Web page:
Feast unites the faithful

Reading Time: 2 minutes
Canopy bearers escort Christ in the Blessed Sacrament through the streets of Punchbowl and Greenacre on 16 July. Photo: Patrick J Lee
Canopy bearers escort Christ in the Blessed Sacrament through the streets of Punchbowl and Greenacre on 16 July. Photo: Patrick J Lee

Melkites, Maronites and Roman Catholics process Blessed Sacrament in proud witness to their faith

In an epic display of love of Christ present in the Blessed Sacrament, about 1000 people from the Roman Catholic, Melkite and Maronite churches gathered for a Eucharistic procession through the streets of Sydney’s southwest on the feast of Corpus Christi.

Parishioners from St Jerome’s Parish, Punchbowl, St Charbel’s Maronite Parish in Punchbowl and St John the Beloved Melkite parishes in Greenacre joined in the prayerful candlelit procession accompanied by their respective pastors Fr Joseph Gedeon, Fr Charbel Abboud and Fr Ibrahim Sultan.

The first annual joint procession was in 2018 at the instigation of Fr Gedeon, and grew to an 800-strong crowd in 2019 before the pandemic put a halt to the event.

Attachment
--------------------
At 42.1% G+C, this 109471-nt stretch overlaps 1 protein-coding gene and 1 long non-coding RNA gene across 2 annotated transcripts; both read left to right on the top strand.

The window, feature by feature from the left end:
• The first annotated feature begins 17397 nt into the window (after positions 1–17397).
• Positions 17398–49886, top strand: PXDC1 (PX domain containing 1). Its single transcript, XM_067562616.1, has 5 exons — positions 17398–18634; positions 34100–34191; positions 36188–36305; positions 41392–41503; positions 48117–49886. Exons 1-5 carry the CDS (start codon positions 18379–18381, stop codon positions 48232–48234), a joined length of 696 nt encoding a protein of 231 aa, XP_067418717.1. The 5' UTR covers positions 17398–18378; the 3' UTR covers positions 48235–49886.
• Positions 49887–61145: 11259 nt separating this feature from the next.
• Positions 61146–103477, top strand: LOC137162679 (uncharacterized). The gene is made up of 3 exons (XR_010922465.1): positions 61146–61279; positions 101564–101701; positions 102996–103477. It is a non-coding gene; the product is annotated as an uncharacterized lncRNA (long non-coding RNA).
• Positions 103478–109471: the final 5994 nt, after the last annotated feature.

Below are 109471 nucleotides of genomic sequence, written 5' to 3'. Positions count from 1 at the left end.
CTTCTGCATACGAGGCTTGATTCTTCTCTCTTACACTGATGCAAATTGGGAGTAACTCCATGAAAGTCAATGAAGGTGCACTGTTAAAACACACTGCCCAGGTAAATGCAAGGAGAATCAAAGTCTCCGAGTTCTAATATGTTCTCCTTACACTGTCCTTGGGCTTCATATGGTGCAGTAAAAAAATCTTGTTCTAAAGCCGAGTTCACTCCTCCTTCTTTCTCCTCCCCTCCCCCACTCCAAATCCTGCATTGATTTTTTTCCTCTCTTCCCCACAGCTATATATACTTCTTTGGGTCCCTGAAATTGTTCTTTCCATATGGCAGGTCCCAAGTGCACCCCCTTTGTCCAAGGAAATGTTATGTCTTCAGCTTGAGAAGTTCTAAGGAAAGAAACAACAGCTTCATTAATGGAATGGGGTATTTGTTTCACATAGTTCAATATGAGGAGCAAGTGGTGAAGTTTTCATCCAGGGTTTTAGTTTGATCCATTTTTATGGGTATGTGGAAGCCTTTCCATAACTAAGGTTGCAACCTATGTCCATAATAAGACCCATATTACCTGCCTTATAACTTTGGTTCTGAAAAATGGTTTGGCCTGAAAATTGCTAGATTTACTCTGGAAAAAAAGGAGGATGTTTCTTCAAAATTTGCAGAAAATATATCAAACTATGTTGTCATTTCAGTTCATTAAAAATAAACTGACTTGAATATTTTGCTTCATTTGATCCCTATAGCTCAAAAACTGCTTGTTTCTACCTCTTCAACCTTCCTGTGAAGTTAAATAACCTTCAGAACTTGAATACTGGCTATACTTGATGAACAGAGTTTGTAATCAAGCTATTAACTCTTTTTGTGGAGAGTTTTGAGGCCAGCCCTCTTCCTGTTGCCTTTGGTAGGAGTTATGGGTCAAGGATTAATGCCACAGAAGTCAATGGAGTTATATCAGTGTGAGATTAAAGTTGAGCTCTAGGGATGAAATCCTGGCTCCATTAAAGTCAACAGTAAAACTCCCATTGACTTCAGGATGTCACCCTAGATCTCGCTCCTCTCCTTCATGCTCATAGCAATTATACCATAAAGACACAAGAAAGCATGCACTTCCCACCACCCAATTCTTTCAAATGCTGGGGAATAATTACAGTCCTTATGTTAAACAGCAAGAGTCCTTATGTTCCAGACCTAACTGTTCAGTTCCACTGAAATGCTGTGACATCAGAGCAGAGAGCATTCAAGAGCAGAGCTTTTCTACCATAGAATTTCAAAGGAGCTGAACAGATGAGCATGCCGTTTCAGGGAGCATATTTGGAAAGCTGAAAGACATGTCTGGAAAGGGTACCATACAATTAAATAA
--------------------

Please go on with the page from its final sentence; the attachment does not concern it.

Last Thursday evening’s procession began with the praying of the Divine Mercy chaplet in St Jerome’s church and concluded with Mass at St Charbel’s with worshippers overflowing outside the Maronite church.

Traffic controllers and police escorted the procession, ensuring safety as it wound its way through suburban streets and thoroughfares. The procession, which has grown from year to year, is held on the Feast of the Body and Blood of Christ - Corpus Christi - on Thursday 16 July. Photo: Patrick J Lee
Traffic controllers and police escorted the procession, ensuring safety as it wound its way through suburban streets and thoroughfares. The procession, which has grown from year to year, is held on the Feast of the Body and Blood of Christ – Corpus Christi – on Thursday 16 July. Photo: Patrick J Lee

Guided by a police escort and traffic controllers, the faithful convoy followed a cross-shaped monstrance along Punchbowl Road and through back streets, passing shops and houses, praying the rosary and singing hymns with music played by St John’s Pipes and Drums Band.

“The feast of Corpus Christi is a Roman Catholic feast day, not a Maronite one, but our faith is very much imbued in our culture and we welcome being involved in opportunities to publically witness to our faith,” said Daniel Merhi, youth coordinator at St Charbel’s.

“The youth are quite passionate about getting involved and promoting our common belief in the true presence of the Body and Blood of Christ in the Eucharist.

“Ultimately it all comes down to the universal nature of the Catholic Church.”